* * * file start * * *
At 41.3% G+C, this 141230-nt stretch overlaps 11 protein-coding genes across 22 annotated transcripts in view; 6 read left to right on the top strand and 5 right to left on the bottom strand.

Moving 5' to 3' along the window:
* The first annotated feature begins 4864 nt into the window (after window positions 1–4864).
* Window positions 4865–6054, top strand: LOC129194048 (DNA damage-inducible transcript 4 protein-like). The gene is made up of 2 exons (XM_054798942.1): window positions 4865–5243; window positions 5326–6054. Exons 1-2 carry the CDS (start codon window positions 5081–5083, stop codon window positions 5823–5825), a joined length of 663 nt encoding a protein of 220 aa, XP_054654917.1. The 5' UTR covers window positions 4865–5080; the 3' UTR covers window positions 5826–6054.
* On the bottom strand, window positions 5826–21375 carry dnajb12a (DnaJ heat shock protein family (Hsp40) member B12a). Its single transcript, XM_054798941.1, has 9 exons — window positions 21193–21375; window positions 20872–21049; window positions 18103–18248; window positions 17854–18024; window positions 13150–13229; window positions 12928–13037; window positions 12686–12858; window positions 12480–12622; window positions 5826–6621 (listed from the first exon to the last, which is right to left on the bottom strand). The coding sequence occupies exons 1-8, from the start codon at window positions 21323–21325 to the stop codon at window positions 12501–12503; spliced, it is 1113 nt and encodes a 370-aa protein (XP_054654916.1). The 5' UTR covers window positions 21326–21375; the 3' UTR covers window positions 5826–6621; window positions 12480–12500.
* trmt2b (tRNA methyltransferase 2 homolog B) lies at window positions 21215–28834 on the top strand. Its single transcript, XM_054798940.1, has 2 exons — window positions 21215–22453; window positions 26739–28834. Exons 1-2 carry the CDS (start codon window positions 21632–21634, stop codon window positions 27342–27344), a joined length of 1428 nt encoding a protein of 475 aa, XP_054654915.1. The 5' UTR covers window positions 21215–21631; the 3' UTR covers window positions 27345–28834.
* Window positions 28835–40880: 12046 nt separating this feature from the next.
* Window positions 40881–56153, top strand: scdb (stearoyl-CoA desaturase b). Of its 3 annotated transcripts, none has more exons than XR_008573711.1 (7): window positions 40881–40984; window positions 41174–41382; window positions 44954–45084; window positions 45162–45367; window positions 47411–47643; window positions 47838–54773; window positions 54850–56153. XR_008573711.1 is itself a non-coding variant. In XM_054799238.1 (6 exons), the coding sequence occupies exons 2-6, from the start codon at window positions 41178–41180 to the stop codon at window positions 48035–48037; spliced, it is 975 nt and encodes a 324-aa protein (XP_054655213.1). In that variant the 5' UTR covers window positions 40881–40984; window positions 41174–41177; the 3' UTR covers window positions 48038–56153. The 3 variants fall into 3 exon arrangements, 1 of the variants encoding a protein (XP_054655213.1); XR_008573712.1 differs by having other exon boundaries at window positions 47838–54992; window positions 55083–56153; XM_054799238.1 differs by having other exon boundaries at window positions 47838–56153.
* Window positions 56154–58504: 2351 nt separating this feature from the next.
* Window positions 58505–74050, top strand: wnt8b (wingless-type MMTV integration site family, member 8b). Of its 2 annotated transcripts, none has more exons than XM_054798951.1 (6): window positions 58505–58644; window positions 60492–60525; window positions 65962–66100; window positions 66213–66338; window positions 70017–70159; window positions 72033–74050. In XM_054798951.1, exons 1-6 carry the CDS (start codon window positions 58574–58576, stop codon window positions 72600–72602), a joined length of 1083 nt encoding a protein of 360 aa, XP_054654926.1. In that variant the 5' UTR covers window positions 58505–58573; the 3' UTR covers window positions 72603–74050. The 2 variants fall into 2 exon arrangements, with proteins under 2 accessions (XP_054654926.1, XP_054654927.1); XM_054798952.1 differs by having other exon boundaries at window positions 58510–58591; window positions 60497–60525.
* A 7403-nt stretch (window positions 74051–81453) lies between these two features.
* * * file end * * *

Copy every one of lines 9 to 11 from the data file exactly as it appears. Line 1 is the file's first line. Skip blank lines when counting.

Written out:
* Window positions 56154–58504: 2351 nt separating this feature from the next.
* Window positions 58505–74050, top strand: wnt8b (wingless-type MMTV integration site family, member 8b). Of its 2 annotated transcripts, none has more exons than XM_054798951.1 (6): window positions 58505–58644; window positions 60492–60525; window positions 65962–66100; window positions 66213–66338; window positions 70017–70159; window positions 72033–74050. In XM_054798951.1, exons 1-6 carry the CDS (start codon window positions 58574–58576, stop codon window positions 72600–72602), a joined length of 1083 nt encoding a protein of 360 aa, XP_054654926.1. In that variant the 5' UTR covers window positions 58505–58573; the 3' UTR covers window positions 72603–74050. The 2 variants fall into 2 exon arrangements, with proteins under 2 accessions (XP_054654926.1, XP_054654927.1); XM_054798952.1 differs by having other exon boundaries at window positions 58510–58591; window positions 60497–60525.
* A 7403-nt stretch (window positions 74051–81453) lies between these two features.